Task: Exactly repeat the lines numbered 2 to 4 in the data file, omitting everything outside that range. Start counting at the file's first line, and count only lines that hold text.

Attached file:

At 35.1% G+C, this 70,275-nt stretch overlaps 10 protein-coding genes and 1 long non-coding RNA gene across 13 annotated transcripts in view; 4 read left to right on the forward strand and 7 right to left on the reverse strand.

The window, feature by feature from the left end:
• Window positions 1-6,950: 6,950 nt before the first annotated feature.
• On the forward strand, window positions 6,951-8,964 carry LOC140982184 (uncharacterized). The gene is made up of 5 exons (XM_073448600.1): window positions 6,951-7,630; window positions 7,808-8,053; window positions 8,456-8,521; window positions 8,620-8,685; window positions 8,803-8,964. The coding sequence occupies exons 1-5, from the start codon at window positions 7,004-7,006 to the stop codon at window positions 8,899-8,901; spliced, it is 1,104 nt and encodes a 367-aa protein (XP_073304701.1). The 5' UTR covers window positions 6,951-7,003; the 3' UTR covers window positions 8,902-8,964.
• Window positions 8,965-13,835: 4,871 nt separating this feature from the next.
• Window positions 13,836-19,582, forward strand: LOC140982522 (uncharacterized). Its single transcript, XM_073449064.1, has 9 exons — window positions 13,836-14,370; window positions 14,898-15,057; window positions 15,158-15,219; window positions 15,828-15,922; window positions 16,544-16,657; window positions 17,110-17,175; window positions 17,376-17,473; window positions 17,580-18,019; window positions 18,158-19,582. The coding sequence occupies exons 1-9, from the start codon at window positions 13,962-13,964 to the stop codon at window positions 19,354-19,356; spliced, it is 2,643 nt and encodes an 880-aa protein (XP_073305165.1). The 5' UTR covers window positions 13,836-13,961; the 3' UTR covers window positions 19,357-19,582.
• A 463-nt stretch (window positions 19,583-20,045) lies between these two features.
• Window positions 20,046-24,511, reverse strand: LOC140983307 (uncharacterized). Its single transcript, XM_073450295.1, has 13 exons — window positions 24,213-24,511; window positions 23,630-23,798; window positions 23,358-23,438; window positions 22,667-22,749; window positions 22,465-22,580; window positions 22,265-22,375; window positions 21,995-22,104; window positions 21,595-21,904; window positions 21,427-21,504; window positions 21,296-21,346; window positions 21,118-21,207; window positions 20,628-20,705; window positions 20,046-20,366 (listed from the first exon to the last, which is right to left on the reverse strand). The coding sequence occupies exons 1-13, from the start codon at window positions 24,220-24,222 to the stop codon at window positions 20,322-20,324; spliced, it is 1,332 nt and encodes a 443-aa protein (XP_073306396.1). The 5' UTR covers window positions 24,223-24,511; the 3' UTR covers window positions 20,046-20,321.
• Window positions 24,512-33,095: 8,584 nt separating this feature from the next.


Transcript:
The window, feature by feature from the left end:
• Window positions 1-6,950: 6,950 nt before the first annotated feature.
• On the forward strand, window positions 6,951-8,964 carry LOC140982184 (uncharacterized). The gene is made up of 5 exons (XM_073448600.1): window positions 6,951-7,630; window positions 7,808-8,053; window positions 8,456-8,521; window positions 8,620-8,685; window positions 8,803-8,964. The coding sequence occupies exons 1-5, from the start codon at window positions 7,004-7,006 to the stop codon at window positions 8,899-8,901; spliced, it is 1,104 nt and encodes a 367-aa protein (XP_073304701.1). The 5' UTR covers window positions 6,951-7,003; the 3' UTR covers window positions 8,902-8,964.